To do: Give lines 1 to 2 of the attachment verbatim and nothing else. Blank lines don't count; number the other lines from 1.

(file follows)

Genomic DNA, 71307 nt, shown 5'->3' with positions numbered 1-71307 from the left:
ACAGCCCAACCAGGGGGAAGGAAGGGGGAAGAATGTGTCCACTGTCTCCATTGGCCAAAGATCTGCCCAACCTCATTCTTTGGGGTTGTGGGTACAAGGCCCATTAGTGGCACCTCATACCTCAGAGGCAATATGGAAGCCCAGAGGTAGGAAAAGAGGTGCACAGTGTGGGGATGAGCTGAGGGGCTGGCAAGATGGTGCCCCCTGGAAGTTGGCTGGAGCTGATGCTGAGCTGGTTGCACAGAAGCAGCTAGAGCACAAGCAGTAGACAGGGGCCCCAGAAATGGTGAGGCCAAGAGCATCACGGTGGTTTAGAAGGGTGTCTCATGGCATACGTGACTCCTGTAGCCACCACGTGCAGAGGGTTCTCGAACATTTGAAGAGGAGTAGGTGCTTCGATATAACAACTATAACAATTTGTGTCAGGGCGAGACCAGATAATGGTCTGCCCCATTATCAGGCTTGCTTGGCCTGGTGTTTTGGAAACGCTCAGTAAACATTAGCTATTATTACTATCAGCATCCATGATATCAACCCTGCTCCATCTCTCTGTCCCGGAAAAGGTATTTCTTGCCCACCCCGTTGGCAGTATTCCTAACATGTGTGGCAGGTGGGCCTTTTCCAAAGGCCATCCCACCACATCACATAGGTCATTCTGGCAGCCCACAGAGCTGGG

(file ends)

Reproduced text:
Genomic DNA, 71307 nt, shown 5'->3' with positions numbered 1-71307 from the left:
ACAGCCCAACCAGGGGGAAGGAAGGGGGAAGAATGTGTCCACTGTCTCCATTGGCCAAAGATCTGCCCAACCTCATTCTTTGGGGTTGTGGGTACAAGGCCCATTAGTGGCACCTCATACCTCAGAGGCAATATGGAAGCCCAGAGGTAGGAAAAGAGGTGCACAGTGTGGGGATGAGCTGAGGGGCTGGCAAGATGGTGCCCCCTGGAAGTTGGCTGGAGCTGATGCTGAGCTGGTTGCACAGAAGCAGCTAGAGCACAAGCAGTAGACAGGGGCCCCAGAAATGGTGAGGCCAAGAGCATCACGGTGGTTTAGAAGGGTGTCTCATGGCATACGTGACTCCTGTAGCCACCACGTGCAGAGGGTTCTCGAACATTTGAAGAGGAGTAGGTGCTTCGATATAACAACTATAACAATTTGTGTCAGGGCGAGACCAGATAATGGTCTGCCCCATTATCAGGCTTGCTTGGCCTGGTGTTTTGGAAACGCTCAGTAAACATTAGCTATTATTACTATCAGCATCCATGATATCAACCCTGCTCCATCTCTCTGTCCCGGAAAAGGTATTTCTTGCCCACCCCGTTGGCAGTATTCCTAACATGTGTGGCAGGTGGGCCTTTTCCAAAGGCCATCCCACCACATCACATAGGTCATTCTGGCAGCCCACAGAGCTGGG